Seanad Reform: too little, too late, too narrow?

So the reports are that the government will consider allowing the Seanad Reform Bill 2013 to go through to committee stage this afternoon.

English: A voter returns his vote-by-mail ball...

English: A voter returns his vote-by-mail ballot in the 2006 General elections in Lane County, Oregon. (Photo credit: Wikipedia)

I think we’ve gone beyond the point of tinkering with the Seanad within the constraints of the constitution. We should be looked at changes to the totality of the Oireachtas and local government and instead so much focus and energy is being expended on the Seanad, save it, open it or leave it to rot.

I attended the launch event and it was very disappointing how the issue was presented. There was even an initial pitch to the media that they would be suggesting for a No vote must to seen as an endorsement of this specific plan. I pointed out that this would be a perversion of democracy as a No vote is only a definite no to what is being proposed and not some round about yes to something not on the ballot.

The election system being suggested has some real oddities. Unless the Litir um Thoghchán system is radically overhauled (which the bill makes no mention of) any Seanad election under this new bill would cost the taxpayer millions more than any current Dail election.

Our former AG displayed a peculiar detachment from commercial reality when he tried to punt this away as a non-issue as it is something that An Post just has to do as part of its license. He seemed to ignore the fact that An Post is a wholly owned state company that is losing money already and that any accrued losses eventually have to be borne by the state and us as taxpayers. Not to mention the fact that the users of An Post are tax payers too, and that any revenue raising efforts it has to engage in so as to fund the Litir um Thoghchán system is passed onto us in increased rates for regular postage. It was as if he thought of state agencies as being there to do the bidding of the political class without any thought to their own day to day commercial realities.

Furthermore the ballots will need to be posted back using regular post which is to be paid for by the voter, I can see lots of the less well off rushing out to give their 60c over to voting for the Seanad. It is peculiar that the same folks who would be opposed to a prescription charge on ideological grounds find the idea of charging people to vote quite reasonable. And that is presuming that the weight of the combined ballots comes in under the weight limit for regular postage, the ballot for the NUI was about an A2 page, combine that with the ballot for TCD one and the witness letter and I can’t see any of the ballots coming under the 100g weight for regular postage. Then there is the basic reliability of the postal service and those in charge of sending the ballots to ensure that everyone who should get one does get one. It is very easy to see the error due to this being far higher than the supposed accidental spoilt vote that was part of the reasons for spending so much on e-voting machines.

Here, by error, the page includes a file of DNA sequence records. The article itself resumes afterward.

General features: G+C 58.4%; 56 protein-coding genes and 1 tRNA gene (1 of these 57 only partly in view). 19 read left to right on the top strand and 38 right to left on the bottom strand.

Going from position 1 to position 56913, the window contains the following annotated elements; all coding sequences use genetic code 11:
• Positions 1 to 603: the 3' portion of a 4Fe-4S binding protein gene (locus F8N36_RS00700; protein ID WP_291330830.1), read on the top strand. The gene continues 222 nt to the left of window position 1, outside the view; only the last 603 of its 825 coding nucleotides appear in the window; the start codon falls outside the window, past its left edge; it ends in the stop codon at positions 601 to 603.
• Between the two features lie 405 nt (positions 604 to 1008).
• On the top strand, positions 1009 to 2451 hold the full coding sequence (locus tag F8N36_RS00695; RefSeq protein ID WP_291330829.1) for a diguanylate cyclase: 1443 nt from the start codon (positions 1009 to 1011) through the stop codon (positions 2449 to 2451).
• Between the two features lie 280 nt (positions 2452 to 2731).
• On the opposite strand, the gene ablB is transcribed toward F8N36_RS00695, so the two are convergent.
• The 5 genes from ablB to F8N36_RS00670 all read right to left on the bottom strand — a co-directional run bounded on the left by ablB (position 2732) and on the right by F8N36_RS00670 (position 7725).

The other rather strange aspect to all of this is the way in which it is being reported. I attended the event, asked some reasonable (I thought) practical questions, some of which I got answers to, and pointed out some difficulties with the bill such as the carrying forward the existing NUI and TCD registers which are inaccurate and wholly incomplete places the graduates of other colleges at a disadvantage, it should either be a clean slate or measures should be put in place immediately to get as complete a register as possible as soon as feasible. I also noted that while I didn’t agree with Enda Kenny’s stated logic or motivation for abolition of the Seanad that at least he had sought a direct endorsement of his view from the electorate and that the people would get to make the ultimate decision. This bill if enacted would have no such mandate from the public. And surely in a democracy a mandate should be sought for this sort of change, this isn’t some emergency measure to deal with an immediate crisis.

Yet nothing that was said either by me or by the proposers of the bill in response to those questions was reported in the media. I’m not looking for a name check here but rather that it would be noted that there are practical issues that haven’t been considered and that the bill had no tangible support from the public. Not a word. It’s as if the fix is in and the media have picked their side to support.

 

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